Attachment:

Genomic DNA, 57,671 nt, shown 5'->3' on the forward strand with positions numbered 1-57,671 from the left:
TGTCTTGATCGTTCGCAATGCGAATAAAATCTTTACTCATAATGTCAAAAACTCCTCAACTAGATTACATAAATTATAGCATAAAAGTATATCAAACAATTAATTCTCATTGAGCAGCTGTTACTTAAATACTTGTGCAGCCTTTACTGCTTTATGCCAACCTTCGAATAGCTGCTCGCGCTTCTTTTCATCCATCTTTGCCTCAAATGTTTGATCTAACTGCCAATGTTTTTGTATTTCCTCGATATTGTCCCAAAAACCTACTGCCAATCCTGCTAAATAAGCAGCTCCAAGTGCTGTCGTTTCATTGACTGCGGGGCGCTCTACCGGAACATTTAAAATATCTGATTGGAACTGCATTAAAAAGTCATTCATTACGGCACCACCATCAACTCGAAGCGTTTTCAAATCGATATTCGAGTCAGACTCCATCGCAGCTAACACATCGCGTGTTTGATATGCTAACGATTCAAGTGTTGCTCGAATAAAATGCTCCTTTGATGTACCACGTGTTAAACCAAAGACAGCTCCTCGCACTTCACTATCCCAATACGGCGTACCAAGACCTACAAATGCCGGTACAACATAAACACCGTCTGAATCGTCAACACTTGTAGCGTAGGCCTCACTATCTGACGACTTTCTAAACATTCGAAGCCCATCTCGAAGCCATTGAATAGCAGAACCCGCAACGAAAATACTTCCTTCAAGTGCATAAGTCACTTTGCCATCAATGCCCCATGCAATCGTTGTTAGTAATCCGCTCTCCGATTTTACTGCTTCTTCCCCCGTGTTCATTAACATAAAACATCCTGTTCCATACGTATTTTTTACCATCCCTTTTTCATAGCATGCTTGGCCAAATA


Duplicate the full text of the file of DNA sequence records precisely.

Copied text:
Genomic DNA, 57,671 nt, shown 5'->3' on the forward strand with positions numbered 1-57,671 from the left:
TGTCTTGATCGTTCGCAATGCGAATAAAATCTTTACTCATAATGTCAAAAACTCCTCAACTAGATTACATAAATTATAGCATAAAAGTATATCAAACAATTAATTCTCATTGAGCAGCTGTTACTTAAATACTTGTGCAGCCTTTACTGCTTTATGCCAACCTTCGAATAGCTGCTCGCGCTTCTTTTCATCCATCTTTGCCTCAAATGTTTGATCTAACTGCCAATGTTTTTGTATTTCCTCGATATTGTCCCAAAAACCTACTGCCAATCCTGCTAAATAAGCAGCTCCAAGTGCTGTCGTTTCATTGACTGCGGGGCGCTCTACCGGAACATTTAAAATATCTGATTGGAACTGCATTAAAAAGTCATTCATTACGGCACCACCATCAACTCGAAGCGTTTTCAAATCGATATTCGAGTCAGACTCCATCGCAGCTAACACATCGCGTGTTTGATATGCTAACGATTCAAGTGTTGCTCGAATAAAATGCTCCTTTGATGTACCACGTGTTAAACCAAAGACAGCTCCTCGCACTTCACTATCCCAATACGGCGTACCAAGACCTACAAATGCCGGTACAACATAAACACCGTCTGAATCGTCAACACTTGTAGCGTAGGCCTCACTATCTGACGACTTTCTAAACATTCGAAGCCCATCTCGAAGCCATTGAATAGCAGAACCCGCAACGAAAATACTTCCTTCAAGTGCATAAGTCACTTTGCCATCAATGCCCCATGCAATCGTTGTTAGTAATCCGCTCTCCGATTTTACTGCTTCTTCCCCCGTGTTCATTAACATAAAACATCCTGTTCCATACGTATTTTTTACCATCCCTTTTTCATAGCATGCTTGGCCAAATA